December 27, 2010 by middleearthnj
New Year’s Eve can be a fun, celebratory holiday… unless you have teenagers. Then, New Year’s Eve becomes a night filled with anxiety. Teens are eager to be involved in the festivities of the event, but it opens the possibility of underage drinking and the fear of car accidents involving drunk driving. Is there a way for adults to encourage the joy of New Year’s Eve while minimizing the risk? Absolutely!
Have a sleepover.
Encourage your teen to invite a friend (or several if you’re up for it) to spend the night at your house. Be sure to have fun activities planned like movies, makeovers/spa treatments for girls, board and video games, and snacks.
Throw a party.
Offer to throw a New Year’s Eve bash at your house. Yes, it might be a painful evening for the adults at home, but it’s only a few hours of your life and will do wonders for keeping your kids safe. The key is to absolutely prevent drinking and smoking at your party. It should be stated clearly on the invitations and you should stay vigilant during the party. Take this seriously. Parents who are caught supplying alcohol, even inadvertently, to minors face serious liabilities. In some states, parents are subject to severe financial consequences, including fines and restitution to victims in the event of an accident. In addition, they may be charged in the criminal courts for, among other things, contributing to the delinquency of a minor.
Believe it or not, it’s not that difficult or expensive to throw a “cool” teen party. Let your teen pick the music and make mixed discs to play all night. Make sure your TV is tuned in to the popular “ball drop” shows with the volume down. Plan your snacks. Teens eat a lot so provide a variety of choices. If you’re feeling creative, virgin cocktails to create the new year atmosphere without the alcohol. You must have noisemakers for the teens to bring in midnight. If your teen wants confetti for the ball drop, consider getting mini bottles of bubbles for them to blow instead so you aren’t faced with cleaning all of the confetti the next morning. Finally, make your decor simple and inexpensive. String your Christmas lights all over the party room and turn out the lights. Buy some balloons at the dollar store, blow them up and scatter them around the floor.
Final tips… you should provide a safe place for storing purses, coats and other valuables. Limit the number of youth coming to your home so that it is controllable. And it would be a good idea to keep a list with parent phone numbers in case of emergency.
If your teen is intent on getting out of the house…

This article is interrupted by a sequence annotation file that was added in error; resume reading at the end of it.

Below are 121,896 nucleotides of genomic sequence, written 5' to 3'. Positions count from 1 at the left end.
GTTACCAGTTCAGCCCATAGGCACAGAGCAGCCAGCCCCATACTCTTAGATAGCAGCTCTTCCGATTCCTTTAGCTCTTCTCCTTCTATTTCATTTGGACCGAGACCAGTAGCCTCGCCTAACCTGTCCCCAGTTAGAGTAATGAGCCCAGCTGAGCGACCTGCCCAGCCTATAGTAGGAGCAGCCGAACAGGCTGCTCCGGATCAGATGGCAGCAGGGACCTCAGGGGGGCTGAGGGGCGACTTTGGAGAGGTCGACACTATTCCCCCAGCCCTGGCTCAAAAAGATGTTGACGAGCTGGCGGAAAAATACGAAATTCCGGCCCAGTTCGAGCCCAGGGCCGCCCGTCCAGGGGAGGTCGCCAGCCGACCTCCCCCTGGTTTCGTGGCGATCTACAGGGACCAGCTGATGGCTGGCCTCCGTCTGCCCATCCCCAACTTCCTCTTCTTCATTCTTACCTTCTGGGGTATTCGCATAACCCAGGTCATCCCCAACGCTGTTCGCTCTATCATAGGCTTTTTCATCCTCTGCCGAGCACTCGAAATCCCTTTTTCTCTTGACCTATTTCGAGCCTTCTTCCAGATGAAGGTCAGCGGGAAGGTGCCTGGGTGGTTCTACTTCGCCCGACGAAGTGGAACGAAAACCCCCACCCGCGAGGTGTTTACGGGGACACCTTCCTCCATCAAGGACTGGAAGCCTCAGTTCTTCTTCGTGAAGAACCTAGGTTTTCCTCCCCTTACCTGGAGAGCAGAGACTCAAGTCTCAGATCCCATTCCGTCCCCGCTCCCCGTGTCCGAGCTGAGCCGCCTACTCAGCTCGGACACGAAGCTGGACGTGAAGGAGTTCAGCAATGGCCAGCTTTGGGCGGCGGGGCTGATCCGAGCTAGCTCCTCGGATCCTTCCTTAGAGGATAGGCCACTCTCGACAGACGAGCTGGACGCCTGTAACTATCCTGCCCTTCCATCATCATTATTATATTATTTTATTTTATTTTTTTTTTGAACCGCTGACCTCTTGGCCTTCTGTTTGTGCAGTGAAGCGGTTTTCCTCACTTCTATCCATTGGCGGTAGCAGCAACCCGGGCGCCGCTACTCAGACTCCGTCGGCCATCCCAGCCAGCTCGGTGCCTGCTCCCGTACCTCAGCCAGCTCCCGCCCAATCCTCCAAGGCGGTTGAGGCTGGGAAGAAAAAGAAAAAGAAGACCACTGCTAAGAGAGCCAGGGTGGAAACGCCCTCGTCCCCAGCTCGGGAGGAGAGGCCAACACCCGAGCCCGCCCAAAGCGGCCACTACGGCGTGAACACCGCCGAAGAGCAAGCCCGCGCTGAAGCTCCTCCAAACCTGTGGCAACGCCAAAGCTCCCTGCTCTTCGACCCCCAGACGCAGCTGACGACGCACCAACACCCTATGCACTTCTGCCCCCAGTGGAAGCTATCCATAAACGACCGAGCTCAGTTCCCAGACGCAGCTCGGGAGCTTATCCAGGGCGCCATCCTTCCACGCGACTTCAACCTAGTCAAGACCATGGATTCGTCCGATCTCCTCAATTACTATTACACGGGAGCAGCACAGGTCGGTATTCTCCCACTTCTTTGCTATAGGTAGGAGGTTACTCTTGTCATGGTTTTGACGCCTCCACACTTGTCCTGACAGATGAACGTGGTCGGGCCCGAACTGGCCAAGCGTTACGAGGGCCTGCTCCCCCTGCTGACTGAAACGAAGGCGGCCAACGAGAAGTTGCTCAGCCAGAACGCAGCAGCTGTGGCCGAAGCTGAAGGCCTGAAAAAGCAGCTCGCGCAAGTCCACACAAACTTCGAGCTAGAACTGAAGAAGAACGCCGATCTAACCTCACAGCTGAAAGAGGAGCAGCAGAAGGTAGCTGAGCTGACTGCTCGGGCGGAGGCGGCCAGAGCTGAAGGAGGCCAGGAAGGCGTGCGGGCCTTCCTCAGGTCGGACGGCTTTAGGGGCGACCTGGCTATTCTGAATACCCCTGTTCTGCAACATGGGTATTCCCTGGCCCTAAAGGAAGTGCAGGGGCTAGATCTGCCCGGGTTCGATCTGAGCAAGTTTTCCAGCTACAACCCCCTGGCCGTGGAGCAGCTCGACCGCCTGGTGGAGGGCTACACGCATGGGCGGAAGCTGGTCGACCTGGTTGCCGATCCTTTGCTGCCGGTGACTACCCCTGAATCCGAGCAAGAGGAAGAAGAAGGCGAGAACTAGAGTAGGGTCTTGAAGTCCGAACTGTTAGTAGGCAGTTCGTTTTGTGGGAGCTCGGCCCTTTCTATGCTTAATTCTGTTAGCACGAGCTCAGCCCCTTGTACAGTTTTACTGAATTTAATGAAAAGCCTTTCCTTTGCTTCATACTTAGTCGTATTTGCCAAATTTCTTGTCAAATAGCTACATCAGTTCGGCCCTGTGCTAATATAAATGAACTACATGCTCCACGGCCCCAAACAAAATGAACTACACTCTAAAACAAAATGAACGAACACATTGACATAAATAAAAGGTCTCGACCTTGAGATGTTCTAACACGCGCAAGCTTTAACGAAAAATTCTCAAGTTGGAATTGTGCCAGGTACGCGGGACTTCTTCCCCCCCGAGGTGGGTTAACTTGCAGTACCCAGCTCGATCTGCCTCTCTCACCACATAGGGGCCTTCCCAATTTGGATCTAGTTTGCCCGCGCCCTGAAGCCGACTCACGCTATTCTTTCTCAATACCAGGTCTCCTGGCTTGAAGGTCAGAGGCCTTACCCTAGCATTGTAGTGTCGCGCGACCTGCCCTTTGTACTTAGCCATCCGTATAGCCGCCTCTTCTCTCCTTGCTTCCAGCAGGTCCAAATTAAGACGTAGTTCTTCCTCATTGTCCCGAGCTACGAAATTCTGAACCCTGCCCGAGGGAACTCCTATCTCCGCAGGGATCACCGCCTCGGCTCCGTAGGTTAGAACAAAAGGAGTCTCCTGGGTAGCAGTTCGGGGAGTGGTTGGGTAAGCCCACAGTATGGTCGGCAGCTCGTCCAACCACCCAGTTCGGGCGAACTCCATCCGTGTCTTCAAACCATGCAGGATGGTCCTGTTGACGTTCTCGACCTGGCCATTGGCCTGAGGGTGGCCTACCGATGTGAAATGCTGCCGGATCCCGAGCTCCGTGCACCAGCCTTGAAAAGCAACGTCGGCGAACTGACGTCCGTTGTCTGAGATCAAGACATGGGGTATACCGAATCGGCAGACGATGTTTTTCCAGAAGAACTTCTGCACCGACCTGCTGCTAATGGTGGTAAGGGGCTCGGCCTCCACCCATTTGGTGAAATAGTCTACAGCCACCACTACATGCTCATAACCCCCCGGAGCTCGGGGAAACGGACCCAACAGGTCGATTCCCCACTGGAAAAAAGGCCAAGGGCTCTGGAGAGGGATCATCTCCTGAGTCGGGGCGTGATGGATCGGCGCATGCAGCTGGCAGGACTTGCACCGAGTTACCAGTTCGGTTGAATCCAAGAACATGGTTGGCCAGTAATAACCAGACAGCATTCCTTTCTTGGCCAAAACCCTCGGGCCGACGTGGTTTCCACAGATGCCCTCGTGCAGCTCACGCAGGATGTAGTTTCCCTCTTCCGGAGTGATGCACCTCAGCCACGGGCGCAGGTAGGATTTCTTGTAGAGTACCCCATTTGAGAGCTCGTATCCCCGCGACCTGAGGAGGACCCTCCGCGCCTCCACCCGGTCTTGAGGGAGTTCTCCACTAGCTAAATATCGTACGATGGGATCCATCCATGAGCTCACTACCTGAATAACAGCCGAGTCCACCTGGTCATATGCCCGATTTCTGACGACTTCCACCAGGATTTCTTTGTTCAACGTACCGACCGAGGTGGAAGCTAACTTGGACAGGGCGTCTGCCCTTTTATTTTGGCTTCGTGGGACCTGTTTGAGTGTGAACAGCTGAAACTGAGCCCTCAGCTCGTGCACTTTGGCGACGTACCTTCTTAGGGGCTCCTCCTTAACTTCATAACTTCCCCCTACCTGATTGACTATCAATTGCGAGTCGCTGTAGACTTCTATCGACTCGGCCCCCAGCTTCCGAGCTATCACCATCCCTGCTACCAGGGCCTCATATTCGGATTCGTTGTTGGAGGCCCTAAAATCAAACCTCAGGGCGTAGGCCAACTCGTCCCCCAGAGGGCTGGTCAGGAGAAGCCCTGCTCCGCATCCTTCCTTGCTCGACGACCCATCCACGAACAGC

If your teen must go out on New Year’s Eve, you might want to encourage them to hang out with their friends at a bowling alley that offers midnight bowling. Some allies even have black light bowling, where the lights are turned low, a DJ plays music, and the pins and bowling balls glow. They would be able to have their December 31st fun, yet parents will feel comfortable knowing they aren’t in an environment that may be too wild or where they will be served alcohol.
Regardless of where they go on New Year’s Eve, take the time to talk to them. Remind them of the dangers of alcohol and of drinking and driving. For tips on how to talk to them, visit our previous blog Drunk Driving Studies and Prevention. Encourage them to call you to come and pick them (and their friends) up if they feel they need to, but recognize they may not want to do this for fear of your disapproval. Another way to help them make a better choice than drunk driving is to send them out with enough money for a cab and tell them to use it to get home safe. Some cities offer free public transportation on New Year’s Eve, so research those options for your kids. Encourage your kids to stay where they are once they get there. Emphasize that even if they are not drinking and driving, others on the road may be. Finally, be in communication with your teen during the night. They should at least keep in touch with you so that you know where they are, that they are safe and when they are leaving… this is a moment when texting really comes in handy!
On another note, if you are interested in learning about New Year’s resolutions for teens, visit the blog we wrote last year on this subject to learn tips for improving your success rate in keeping your goals and to learn what types of resolutions are good goals for adolescents: New Year’s Resolutions for Teens.
Middle Earth wishes you and your teen(s) a very healthy and happy new year!